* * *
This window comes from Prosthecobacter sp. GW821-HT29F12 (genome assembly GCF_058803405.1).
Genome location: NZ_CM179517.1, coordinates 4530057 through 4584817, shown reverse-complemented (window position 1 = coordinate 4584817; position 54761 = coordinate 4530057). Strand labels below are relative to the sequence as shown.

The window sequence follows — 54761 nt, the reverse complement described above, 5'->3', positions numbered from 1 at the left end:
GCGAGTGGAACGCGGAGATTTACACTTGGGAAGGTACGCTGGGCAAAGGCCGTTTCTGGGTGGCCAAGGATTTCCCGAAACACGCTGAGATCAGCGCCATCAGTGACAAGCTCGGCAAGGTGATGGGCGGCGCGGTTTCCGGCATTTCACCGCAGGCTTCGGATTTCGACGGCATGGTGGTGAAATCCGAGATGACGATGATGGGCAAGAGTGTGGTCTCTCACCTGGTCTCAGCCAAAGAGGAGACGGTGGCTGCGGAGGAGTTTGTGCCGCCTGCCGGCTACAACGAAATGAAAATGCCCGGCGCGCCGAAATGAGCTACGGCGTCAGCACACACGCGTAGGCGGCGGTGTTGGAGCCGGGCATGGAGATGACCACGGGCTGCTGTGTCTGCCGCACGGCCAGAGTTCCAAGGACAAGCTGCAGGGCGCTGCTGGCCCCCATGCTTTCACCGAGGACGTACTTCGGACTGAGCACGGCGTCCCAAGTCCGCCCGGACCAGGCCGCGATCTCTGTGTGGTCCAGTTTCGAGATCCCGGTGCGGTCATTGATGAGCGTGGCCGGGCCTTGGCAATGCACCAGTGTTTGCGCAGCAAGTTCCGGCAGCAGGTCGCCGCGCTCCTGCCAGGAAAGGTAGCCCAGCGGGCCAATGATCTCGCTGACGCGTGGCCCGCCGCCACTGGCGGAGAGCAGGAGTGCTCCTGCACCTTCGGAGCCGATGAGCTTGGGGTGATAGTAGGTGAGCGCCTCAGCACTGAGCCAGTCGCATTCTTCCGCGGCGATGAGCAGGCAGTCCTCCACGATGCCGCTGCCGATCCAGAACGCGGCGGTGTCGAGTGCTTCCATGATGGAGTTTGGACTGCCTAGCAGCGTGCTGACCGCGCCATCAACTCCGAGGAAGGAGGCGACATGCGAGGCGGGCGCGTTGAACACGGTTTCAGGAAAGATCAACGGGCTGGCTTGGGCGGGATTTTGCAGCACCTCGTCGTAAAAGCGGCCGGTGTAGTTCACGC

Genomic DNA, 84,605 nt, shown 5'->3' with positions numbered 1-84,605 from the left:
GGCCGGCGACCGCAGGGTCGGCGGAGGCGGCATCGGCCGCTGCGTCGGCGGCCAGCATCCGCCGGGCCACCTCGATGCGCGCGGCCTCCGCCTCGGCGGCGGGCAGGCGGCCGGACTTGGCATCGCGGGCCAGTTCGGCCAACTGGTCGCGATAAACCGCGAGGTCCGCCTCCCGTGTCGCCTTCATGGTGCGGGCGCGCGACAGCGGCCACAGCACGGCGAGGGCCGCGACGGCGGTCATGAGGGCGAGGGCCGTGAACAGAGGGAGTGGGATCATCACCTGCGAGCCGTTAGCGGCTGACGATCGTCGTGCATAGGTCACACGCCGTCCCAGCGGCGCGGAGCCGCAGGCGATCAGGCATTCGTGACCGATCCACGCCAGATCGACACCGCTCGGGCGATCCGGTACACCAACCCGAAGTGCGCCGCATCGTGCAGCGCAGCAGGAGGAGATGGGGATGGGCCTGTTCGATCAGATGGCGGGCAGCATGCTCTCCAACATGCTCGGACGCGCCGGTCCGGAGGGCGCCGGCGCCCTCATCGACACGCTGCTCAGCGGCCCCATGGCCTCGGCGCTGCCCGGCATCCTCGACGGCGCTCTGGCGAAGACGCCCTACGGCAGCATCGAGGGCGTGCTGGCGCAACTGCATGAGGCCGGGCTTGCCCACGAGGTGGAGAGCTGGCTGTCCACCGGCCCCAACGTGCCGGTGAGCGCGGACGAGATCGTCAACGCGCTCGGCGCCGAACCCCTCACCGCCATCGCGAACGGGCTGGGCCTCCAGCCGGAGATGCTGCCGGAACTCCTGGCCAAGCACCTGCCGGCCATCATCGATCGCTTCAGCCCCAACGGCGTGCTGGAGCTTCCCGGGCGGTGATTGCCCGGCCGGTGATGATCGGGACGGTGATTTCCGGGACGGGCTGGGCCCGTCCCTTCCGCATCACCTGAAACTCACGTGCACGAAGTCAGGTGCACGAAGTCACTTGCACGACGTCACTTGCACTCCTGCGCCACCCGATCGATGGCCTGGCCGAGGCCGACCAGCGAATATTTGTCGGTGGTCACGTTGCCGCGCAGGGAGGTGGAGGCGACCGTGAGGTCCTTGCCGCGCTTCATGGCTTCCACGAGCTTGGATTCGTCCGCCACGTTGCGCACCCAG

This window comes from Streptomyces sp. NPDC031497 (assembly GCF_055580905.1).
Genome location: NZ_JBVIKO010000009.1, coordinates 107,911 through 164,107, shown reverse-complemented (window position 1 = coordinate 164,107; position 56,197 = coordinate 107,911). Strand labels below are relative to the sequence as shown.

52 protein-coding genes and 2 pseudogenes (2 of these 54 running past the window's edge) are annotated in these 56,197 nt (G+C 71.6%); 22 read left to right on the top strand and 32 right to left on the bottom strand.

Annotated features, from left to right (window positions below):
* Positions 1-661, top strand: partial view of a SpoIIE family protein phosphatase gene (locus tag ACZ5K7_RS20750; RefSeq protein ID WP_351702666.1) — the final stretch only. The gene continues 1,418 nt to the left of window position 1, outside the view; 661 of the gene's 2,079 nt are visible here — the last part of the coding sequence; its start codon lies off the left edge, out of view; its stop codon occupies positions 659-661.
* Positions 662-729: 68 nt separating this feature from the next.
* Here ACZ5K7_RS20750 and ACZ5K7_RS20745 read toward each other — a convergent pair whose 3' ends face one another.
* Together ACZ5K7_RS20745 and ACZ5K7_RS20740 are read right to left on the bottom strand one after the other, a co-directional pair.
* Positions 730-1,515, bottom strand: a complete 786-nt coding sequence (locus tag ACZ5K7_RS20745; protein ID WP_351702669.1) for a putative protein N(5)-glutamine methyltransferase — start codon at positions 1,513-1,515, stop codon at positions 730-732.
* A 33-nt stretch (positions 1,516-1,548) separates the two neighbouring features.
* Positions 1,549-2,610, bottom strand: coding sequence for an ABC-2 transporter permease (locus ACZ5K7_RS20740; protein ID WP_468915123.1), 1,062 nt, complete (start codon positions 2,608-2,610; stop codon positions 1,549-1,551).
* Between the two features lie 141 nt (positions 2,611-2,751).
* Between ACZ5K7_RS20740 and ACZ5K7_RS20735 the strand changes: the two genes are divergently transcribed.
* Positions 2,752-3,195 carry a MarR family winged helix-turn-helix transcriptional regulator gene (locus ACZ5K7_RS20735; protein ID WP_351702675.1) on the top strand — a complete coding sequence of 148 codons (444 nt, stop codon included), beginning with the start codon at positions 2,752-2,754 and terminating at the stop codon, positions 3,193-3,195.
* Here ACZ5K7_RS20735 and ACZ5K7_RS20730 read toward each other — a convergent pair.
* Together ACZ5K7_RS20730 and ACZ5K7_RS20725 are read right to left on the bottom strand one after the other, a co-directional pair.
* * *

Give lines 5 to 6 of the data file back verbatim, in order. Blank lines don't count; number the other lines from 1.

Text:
Genomic DNA, 84,605 nt, shown 5'->3' with positions numbered 1-84,605 from the left:
GGCCGGCGACCGCAGGGTCGGCGGAGGCGGCATCGGCCGCTGCGTCGGCGGCCAGCATCCGCCGGGCCACCTCGATGCGCGCGGCCTCCGCCTCGGCGGCGGGCAGGCGGCCGGACTTGGCATCGCGGGCCAGTTCGGCCAACTGGTCGCGATAAACCGCGAGGTCCGCCTCCCGTGTCGCCTTCATGGTGCGGGCGCGCGACAGCGGCCACAGCACGGCGAGGGCCGCGACGGCGGTCATGAGGGCGAGGGCCGTGAACAGAGGGAGTGGGATCATCACCTGCGAGCCGTTAGCGGCTGACGATCGTCGTGCATAGGTCACACGCCGTCCCAGCGGCGCGGAGCCGCAGGCGATCAGGCATTCGTGACCGATCCACGCCAGATCGACACCGCTCGGGCGATCCGGTACACCAACCCGAAGTGCGCCGCATCGTGCAGCGCAGCAGGAGGAGATGGGGATGGGCCTGTTCGATCAGATGGCGGGCAGCATGCTCTCCAACATGCTCGGACGCGCCGGTCCGGAGGGCGCCGGCGCCCTCATCGACACGCTGCTCAGCGGCCCCATGGCCTCGGCGCTGCCCGGCATCCTCGACGGCGCTCTGGCGAAGACGCCCTACGGCAGCATCGAGGGCGTGCTGGCGCAACTGCATGAGGCCGGGCTTGCCCACGAGGTGGAGAGCTGGCTGTCCACCGGCCCCAACGTGCCGGTGAGCGCGGACGAGATCGTCAACGCGCTCGGCGCCGAACCCCTCACCGCCATCGCGAACGGGCTGGGCCTCCAGCCGGAGATGCTGCCGGAACTCCTGGCCAAGCACCTGCCGGCCATCATCGATCGCTTCAGCCCCAACGGCGTGCTGGAGCTTCCCGGGCGGTGATTGCCCGGCCGGTGATGATCGGGACGGTGATTTCCGGGACGGGCTGGGCCCGTCCCTTCCGCATCACCTGAAACTCACGTGCACGAAGTCAGGTGCACGAAGTCACTTGCACGACGTCACTTGCACTCCTGCGCCACCCGATCGATGGCCTGGCCGAGGCCGACCAGCGAATATTTGTCGGTGGTCACGTTGCCGCGCAGGGAGGTGGAGGCGACCGTGAGGTCCTTGCCGCGCTTCATGGCTTCCACGAGCTTGGATTCGTCCGCCACGTTGCGCACCCAG